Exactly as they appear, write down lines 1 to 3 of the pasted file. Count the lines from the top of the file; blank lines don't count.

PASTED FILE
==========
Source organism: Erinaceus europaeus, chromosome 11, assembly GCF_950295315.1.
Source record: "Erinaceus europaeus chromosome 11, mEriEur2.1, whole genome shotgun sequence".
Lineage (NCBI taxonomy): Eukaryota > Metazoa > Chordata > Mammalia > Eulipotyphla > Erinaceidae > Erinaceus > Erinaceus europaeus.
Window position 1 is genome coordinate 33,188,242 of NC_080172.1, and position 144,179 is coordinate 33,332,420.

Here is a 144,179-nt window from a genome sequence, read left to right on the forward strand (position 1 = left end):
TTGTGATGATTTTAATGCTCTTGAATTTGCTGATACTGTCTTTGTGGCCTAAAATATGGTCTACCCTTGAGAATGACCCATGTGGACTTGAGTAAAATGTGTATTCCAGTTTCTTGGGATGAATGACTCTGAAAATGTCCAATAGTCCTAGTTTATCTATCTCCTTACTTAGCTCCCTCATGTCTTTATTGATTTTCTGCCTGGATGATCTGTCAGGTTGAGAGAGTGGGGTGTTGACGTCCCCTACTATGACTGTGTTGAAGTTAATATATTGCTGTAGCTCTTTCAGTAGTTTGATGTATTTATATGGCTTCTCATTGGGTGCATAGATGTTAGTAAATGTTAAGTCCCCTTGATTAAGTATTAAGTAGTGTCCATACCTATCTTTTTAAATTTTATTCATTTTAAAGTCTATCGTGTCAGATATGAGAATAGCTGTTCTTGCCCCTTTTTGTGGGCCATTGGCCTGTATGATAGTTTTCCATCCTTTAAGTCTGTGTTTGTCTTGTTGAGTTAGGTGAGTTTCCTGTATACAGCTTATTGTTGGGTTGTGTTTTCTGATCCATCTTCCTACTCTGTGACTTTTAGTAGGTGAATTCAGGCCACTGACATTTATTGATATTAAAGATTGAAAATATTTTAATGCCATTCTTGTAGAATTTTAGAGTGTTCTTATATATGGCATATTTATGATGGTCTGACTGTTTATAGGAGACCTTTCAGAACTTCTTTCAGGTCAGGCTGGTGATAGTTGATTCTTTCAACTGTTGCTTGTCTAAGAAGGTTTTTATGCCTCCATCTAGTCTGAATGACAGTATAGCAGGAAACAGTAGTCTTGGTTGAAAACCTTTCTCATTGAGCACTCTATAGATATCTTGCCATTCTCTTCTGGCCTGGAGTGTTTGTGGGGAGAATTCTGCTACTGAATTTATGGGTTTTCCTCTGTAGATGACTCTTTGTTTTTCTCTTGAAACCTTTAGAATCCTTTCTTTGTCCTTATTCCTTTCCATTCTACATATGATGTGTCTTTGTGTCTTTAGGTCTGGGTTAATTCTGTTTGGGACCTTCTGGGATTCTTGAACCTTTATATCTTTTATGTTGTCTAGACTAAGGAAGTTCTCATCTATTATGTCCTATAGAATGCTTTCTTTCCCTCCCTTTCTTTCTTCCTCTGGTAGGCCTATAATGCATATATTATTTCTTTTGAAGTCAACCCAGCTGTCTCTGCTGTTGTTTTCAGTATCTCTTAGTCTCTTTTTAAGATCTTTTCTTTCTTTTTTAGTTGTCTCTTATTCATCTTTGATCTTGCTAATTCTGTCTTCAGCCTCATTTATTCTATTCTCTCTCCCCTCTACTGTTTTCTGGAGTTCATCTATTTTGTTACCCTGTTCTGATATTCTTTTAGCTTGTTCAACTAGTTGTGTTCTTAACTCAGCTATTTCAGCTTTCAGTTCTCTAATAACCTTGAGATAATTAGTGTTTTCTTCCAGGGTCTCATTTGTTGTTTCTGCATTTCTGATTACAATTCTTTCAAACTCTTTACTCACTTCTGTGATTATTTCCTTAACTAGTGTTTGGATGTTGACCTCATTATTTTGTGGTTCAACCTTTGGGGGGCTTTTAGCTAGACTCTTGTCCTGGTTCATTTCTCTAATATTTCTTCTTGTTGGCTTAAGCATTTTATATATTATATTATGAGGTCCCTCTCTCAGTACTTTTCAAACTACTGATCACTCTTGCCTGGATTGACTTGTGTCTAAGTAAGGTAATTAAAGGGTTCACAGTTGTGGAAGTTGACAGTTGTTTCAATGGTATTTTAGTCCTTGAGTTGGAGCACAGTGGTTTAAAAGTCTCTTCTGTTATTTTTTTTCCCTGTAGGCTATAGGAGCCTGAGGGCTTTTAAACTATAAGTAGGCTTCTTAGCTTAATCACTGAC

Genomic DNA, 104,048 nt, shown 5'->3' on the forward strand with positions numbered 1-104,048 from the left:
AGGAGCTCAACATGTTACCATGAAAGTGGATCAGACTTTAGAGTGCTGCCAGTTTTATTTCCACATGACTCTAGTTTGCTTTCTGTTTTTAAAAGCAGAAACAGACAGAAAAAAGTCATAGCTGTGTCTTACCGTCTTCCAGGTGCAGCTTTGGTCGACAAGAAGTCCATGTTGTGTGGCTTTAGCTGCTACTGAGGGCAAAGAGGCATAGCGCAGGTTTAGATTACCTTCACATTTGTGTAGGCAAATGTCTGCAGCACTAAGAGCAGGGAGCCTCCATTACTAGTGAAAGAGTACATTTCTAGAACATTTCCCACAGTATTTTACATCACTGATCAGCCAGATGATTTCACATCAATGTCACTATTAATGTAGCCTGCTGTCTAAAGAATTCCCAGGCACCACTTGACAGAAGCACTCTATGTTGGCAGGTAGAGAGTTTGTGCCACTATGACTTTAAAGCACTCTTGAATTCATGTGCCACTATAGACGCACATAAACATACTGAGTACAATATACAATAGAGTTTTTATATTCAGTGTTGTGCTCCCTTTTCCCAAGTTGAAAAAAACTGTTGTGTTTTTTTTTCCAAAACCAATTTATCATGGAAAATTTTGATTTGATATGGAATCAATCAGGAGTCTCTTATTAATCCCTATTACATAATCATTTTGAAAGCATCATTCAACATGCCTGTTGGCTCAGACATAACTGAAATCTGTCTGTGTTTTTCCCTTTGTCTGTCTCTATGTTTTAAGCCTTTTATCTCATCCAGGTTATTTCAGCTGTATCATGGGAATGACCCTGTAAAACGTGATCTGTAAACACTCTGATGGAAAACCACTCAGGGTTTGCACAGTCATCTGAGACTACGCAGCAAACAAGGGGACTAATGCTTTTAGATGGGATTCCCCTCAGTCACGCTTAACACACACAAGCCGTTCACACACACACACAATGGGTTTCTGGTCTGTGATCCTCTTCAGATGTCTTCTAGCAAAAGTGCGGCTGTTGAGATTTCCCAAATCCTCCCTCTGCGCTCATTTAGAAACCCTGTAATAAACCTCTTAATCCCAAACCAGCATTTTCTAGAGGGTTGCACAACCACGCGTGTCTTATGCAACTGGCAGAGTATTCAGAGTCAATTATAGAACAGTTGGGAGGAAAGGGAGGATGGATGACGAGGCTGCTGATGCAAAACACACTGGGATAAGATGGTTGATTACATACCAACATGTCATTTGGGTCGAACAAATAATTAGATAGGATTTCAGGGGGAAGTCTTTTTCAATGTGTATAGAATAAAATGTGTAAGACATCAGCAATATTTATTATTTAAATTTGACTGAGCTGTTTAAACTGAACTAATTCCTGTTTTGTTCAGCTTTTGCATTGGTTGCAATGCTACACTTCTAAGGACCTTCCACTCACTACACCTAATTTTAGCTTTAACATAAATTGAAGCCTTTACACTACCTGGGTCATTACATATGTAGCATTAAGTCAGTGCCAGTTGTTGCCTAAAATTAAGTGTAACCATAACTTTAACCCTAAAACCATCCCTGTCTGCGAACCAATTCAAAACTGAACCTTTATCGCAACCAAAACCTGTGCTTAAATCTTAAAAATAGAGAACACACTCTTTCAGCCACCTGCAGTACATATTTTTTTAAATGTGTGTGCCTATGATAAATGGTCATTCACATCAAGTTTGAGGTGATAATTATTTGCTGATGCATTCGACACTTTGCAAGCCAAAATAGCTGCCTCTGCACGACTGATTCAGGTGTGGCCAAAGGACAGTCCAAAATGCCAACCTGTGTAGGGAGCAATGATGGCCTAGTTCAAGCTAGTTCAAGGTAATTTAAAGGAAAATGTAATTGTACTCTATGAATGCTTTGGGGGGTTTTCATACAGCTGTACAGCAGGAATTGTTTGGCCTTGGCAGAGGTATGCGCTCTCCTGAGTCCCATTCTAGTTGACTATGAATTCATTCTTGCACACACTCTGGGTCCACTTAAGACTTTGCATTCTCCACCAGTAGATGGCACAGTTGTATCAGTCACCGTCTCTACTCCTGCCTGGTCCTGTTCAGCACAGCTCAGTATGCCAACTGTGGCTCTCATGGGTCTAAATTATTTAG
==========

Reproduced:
Source organism: Erinaceus europaeus, chromosome 11, assembly GCF_950295315.1.
Source record: "Erinaceus europaeus chromosome 11, mEriEur2.1, whole genome shotgun sequence".
Lineage (NCBI taxonomy): Eukaryota > Metazoa > Chordata > Mammalia > Eulipotyphla > Erinaceidae > Erinaceus > Erinaceus europaeus.